Somehow, I managed to update my piddling word count at NaNoWriMo’s hub every now and then. And each year, I felt proud with what I had accomplished.
Fast-forward to now.
Kind of. Because before I tell you what my current NaNoWriMo project is, I should probably explain my mental state leading up to November. Because I’m not working on Boys & Bees this month… despite the bees that literally plague the palm tree outside my front door. I know they’re looking for updates (or the fruit growing on the tree. Or both). I feel like a have the mafia, in bee-form, staking out my house until I finish that novel. Gah. Nevertheless.
Let me explain you a thing. Remember the novella I wrote and posted on Figment back in May – Stella Over the Fireplace? WELL, I hadn’t written anything new since then. That’s almost four and a half months of no new writing. What was I doing?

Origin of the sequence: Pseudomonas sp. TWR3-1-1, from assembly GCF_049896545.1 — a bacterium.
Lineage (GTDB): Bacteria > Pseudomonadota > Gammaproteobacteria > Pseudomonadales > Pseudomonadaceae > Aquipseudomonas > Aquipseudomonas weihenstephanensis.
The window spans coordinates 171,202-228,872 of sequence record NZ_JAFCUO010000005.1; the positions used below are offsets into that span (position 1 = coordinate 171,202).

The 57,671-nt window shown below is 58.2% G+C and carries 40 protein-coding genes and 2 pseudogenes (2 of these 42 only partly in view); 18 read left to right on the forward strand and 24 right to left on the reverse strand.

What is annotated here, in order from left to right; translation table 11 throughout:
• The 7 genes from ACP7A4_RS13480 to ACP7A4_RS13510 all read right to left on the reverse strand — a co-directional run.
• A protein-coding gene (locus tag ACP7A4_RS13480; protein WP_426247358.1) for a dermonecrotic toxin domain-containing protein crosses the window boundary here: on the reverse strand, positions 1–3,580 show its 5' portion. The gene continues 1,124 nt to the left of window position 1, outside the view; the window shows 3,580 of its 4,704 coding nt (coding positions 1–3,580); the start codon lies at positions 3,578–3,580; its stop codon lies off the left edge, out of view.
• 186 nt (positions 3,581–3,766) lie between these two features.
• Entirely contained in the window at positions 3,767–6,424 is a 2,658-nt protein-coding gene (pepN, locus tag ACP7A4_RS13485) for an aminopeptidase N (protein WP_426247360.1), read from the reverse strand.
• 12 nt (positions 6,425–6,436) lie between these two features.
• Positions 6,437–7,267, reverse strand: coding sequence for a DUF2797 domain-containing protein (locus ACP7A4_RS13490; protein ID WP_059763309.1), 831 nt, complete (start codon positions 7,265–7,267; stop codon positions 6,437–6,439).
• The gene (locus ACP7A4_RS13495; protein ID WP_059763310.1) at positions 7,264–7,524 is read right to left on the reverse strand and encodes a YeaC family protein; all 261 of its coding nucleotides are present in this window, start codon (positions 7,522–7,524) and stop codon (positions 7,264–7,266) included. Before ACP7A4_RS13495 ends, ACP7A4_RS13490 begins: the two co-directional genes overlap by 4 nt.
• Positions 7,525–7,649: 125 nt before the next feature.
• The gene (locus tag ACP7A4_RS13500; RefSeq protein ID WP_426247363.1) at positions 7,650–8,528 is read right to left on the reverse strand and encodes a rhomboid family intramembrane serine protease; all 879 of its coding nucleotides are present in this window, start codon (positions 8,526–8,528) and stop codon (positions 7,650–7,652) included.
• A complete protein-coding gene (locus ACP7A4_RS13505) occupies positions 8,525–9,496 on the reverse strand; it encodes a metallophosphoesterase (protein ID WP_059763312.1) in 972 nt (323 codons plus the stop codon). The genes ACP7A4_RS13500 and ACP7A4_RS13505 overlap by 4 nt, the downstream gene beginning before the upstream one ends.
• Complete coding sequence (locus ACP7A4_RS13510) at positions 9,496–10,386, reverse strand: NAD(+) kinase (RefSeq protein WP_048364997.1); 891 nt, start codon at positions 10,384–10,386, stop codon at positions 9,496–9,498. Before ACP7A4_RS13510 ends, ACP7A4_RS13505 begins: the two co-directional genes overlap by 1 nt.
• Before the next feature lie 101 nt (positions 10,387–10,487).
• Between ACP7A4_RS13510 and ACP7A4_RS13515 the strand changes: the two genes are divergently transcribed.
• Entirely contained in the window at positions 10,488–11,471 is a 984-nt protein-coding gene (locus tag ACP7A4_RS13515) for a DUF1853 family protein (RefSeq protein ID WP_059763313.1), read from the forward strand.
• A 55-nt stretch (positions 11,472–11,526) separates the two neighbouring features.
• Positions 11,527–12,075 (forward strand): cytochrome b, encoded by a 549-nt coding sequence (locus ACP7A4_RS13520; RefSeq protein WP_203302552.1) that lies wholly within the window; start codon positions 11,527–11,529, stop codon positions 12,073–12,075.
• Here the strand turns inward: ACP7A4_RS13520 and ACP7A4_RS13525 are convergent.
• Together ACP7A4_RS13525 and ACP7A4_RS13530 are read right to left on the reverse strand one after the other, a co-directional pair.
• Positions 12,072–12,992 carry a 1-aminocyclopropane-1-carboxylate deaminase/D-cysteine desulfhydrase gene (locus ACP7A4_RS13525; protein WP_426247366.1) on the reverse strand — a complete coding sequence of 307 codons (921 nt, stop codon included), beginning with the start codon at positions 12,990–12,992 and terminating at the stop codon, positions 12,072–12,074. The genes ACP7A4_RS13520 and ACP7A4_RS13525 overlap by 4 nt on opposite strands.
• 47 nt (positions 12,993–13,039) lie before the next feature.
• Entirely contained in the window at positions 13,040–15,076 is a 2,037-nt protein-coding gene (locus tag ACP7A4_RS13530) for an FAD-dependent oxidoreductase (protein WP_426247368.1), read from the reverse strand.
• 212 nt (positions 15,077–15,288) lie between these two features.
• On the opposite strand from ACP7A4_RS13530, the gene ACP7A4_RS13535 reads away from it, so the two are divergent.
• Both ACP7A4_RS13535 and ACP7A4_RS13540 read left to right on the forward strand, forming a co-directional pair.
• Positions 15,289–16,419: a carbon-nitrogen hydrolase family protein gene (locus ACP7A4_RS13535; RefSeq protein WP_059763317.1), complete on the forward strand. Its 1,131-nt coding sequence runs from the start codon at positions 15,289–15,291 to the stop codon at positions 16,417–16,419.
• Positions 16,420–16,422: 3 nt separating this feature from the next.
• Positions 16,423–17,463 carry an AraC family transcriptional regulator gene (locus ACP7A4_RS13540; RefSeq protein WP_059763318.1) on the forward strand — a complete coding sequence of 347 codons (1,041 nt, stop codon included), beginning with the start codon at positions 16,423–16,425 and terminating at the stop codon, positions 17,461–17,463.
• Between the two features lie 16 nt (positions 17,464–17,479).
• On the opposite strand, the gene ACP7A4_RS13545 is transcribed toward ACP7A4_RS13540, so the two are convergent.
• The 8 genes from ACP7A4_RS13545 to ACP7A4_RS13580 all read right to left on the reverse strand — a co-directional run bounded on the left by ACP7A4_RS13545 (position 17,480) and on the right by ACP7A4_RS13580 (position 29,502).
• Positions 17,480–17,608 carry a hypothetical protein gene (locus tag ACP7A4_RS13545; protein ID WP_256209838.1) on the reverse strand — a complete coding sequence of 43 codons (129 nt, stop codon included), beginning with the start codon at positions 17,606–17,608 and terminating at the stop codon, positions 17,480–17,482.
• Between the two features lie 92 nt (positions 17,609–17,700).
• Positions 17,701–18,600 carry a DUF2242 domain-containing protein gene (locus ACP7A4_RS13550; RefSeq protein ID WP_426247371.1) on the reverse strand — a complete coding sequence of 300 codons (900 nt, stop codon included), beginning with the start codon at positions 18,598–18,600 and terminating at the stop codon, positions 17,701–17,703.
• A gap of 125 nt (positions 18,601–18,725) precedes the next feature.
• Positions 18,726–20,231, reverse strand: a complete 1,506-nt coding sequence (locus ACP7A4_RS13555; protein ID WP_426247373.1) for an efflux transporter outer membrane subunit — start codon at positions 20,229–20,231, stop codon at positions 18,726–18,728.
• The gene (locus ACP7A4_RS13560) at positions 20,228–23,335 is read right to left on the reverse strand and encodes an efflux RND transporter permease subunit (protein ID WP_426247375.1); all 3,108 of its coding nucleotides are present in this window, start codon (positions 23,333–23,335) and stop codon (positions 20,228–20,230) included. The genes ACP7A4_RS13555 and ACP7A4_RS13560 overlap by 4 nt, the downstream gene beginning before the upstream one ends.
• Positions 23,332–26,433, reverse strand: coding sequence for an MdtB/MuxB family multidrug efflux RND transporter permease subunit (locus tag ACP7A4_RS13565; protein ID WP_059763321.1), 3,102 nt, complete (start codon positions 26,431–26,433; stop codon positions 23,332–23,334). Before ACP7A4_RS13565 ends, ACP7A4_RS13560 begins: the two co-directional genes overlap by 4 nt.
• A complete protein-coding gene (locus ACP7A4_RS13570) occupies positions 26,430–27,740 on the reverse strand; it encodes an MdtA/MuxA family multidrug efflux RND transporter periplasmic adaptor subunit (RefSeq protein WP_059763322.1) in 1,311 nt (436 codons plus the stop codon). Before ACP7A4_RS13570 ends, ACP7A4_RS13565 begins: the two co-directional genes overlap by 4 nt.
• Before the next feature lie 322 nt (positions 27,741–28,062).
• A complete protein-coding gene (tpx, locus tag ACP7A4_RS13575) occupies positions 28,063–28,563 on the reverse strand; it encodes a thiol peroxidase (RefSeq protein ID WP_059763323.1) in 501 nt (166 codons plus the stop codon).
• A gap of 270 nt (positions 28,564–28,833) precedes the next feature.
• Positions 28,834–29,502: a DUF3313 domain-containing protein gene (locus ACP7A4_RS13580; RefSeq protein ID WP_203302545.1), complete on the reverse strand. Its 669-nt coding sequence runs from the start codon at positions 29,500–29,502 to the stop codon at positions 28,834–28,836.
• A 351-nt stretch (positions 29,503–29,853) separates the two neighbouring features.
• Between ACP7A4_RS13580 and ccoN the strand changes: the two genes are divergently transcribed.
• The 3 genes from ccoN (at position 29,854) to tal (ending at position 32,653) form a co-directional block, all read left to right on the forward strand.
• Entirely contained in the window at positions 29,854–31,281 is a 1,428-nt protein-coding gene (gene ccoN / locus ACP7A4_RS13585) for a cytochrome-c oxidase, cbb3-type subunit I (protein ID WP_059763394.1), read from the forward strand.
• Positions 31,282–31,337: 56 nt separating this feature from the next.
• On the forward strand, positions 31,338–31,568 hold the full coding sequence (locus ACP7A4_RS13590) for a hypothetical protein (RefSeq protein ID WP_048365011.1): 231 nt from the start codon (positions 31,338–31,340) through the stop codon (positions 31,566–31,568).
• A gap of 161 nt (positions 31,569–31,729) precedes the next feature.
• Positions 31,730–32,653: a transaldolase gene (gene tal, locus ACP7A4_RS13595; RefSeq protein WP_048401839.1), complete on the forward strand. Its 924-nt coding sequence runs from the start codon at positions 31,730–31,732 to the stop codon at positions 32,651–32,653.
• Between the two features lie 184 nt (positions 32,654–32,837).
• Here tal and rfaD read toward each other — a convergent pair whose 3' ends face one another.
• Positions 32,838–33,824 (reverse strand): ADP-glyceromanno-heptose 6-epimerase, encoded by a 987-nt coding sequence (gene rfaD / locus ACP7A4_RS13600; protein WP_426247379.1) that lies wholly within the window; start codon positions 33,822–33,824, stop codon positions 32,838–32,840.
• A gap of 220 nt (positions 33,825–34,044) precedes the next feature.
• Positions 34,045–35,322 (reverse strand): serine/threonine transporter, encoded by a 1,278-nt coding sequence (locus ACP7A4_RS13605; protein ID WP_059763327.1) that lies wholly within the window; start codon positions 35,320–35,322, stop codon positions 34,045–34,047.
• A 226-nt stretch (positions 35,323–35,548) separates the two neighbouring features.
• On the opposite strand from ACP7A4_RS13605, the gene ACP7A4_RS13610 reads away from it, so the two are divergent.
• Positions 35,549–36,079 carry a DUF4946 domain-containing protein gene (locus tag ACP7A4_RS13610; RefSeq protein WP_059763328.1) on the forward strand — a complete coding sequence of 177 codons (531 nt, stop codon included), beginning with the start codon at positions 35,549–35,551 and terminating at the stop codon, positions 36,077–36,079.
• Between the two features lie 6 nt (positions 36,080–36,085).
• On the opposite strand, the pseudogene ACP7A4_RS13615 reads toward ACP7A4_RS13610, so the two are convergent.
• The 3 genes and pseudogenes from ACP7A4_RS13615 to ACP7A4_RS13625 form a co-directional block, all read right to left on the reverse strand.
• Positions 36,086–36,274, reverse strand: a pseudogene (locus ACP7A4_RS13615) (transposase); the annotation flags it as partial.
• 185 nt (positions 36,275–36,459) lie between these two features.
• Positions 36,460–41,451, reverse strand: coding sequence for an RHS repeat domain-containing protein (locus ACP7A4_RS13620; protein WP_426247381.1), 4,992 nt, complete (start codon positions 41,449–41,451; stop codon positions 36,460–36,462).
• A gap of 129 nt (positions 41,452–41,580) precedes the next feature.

Revision. REVISON (it needed to be in caps).
After taking Stella down and submitting it, I found out that two publishers were having open door submission periods… around the same time. For those who don’t know, open door submissions means that a writer can, for a period of time, submit an unsolicited manuscript to a publisher for consideration. This is a rare, wonderful thing since most publishers only look at manuscripts sent to them by literary agents (hence, the term solicited manuscripts). Since my hunt for an agent continues on with all the endless mountain-climbing and orc-battling of The Hobbit, I jumped at the chance to take advantage of the open doors. But I had to polish my manuscripts one last time.
And then I quickly sunk into the dreaded pit of revision hell.